Tuesday, November 11, 2008

Mandela leads tributes to 'Mama Afrika', songstress Miriam Makeba

'Mama Afrika' dies at Italian anti-Mafia concert

Nelson Mandela was among thousands of South Africans to pay tribute today to the singer and activist, Miriam Makeba, who died suddenly after taking part in a concert against the Italian Mafia.

Her death provoked shock and widespread mourning in a country enchanted by the sweetness and shining sound of her singing.

Mandela, now in his 91st year and who rarely makes public statements any more, led the tributes to Makeba. "She was South Africa's first lady of song and so richly deserved the title of Mama Afrika," he said.

"The sudden passing of our beloved Miriam has saddened us ? For many decades, starting in the years before we went to prison, MaMiriam featured prominently in our lives and we enjoyed her moving performances. When she went into exile she continued to make us proud as she used her worldwide fame to focus attention on the abomination of apartheid. Her music inspired a powerful sense of hope in all of us. She was a mother to our struggle and to the young nation of ours.

"It was fitting that her last moments were spent on a stage, enriching the hearts and lives of others - and again in support of a good cause."

Relatives and friends who first encouraged Makeba to sing compared her voice to that of a nightingale. Her distinctive style, which bewitched the world in the 1960s and 1970s, combined traditional African melodies, jazz and folk with the unique and dynamic rhythms of South Africa's black townships.

While she toured with Harry Belafonte and sang with Marilyn Monroe at John F. Kennedy's birthday party at Madison Square Garden in 1962, her music was banned in South Africa by apartheid governments. When she first travelled to New York in 1960 to perform with Belafonte, the Pretoria government refused to allow her to return home.

She lived in exile for the next 31 years. Mandela asked her to come home after his release from life imprisonment in February 1990 and when she arrived in Johannesburg she said: "I never understood why I couldn't come home. I never committed any crime."

Makeba collapsed shortly after a performance in the southern Italian town of Castel Volturno yesterday evening and died in hospital early today. She was paying homage to six Africans killed by the Camorra mafia two months ago and to the Italian journalist Roberto Saviano who exposed the murders and was himself threatened with death.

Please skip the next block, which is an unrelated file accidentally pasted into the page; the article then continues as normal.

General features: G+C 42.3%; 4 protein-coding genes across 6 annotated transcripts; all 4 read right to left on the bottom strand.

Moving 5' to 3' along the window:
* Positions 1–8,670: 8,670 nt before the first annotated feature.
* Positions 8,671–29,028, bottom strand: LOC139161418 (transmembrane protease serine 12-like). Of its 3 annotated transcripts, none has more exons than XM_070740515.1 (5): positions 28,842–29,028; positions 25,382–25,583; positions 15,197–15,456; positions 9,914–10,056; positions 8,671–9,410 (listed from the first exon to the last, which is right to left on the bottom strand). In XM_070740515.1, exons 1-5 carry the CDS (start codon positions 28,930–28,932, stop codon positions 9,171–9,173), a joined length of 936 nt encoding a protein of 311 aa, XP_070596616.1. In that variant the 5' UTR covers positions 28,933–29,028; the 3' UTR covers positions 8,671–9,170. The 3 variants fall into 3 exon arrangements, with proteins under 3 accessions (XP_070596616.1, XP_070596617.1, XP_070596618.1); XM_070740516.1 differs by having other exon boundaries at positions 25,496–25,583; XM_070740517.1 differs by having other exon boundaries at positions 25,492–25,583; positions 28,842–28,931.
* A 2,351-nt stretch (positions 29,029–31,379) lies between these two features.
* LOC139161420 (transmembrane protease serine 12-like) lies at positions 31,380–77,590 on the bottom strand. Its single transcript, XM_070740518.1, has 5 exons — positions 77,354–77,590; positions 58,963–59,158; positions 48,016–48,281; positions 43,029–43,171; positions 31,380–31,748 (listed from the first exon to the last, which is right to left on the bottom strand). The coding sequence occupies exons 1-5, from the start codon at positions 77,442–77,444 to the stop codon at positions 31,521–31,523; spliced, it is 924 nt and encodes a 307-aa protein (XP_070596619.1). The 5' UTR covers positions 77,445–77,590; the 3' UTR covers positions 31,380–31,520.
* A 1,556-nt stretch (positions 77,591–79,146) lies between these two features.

South Africa's foreign minister Nkosazana Dlamini-Zuma said in a statement: "One of the greatest songstresses of our time has ceased to sing. Throughout her life, Mama Makeba communicated a positive message to the world about the struggle of the people of South Africa and the certainty of victory over the dark forces of apartheid and colonialism through the art of song."

Makeba's body is being flown back to South Africa for a funeral and burial in Johannesburg.

Makeba's career soared in America and Europe until 1968 when she married the black activist Stokeley Carmichael, "Honorary Prime Minister" of the Black Panther Party. She was in immediate trouble with the FBI and all her American concerts and recording contracts were cancelled.

The couple moved to the West African state of Guinea-Conakry, ruled by a dictator, Ahmed Sékou Touré, who imprisoned political opponents in camps, such as the notorious Camp Boiro National Guard Barracks, and drove tens of thousands of dissidents into exile. Carmichael took the name Kwame Touré. Makeba was given the resources to develop a distinctive West African style of music while representing her new country at the United Nations.

During this period in Sékou Touré's state, Makeba virtually disappeared from international view. But after her divorce from Carmichael and the death of her only child, her daughter Bongi, in 1985 she settled in Brussels and began performing to international audiences again. She remained popular, but the sheer sweetness of her young voice was gone.

Makeba's publicist Mark Lechat said the singer had suffered from severe arthritis and had been unwell for some time, appearing at concerts with the aid of a stick. She was married four times. One of her husbands was the trumpeter Hugh Masekela.


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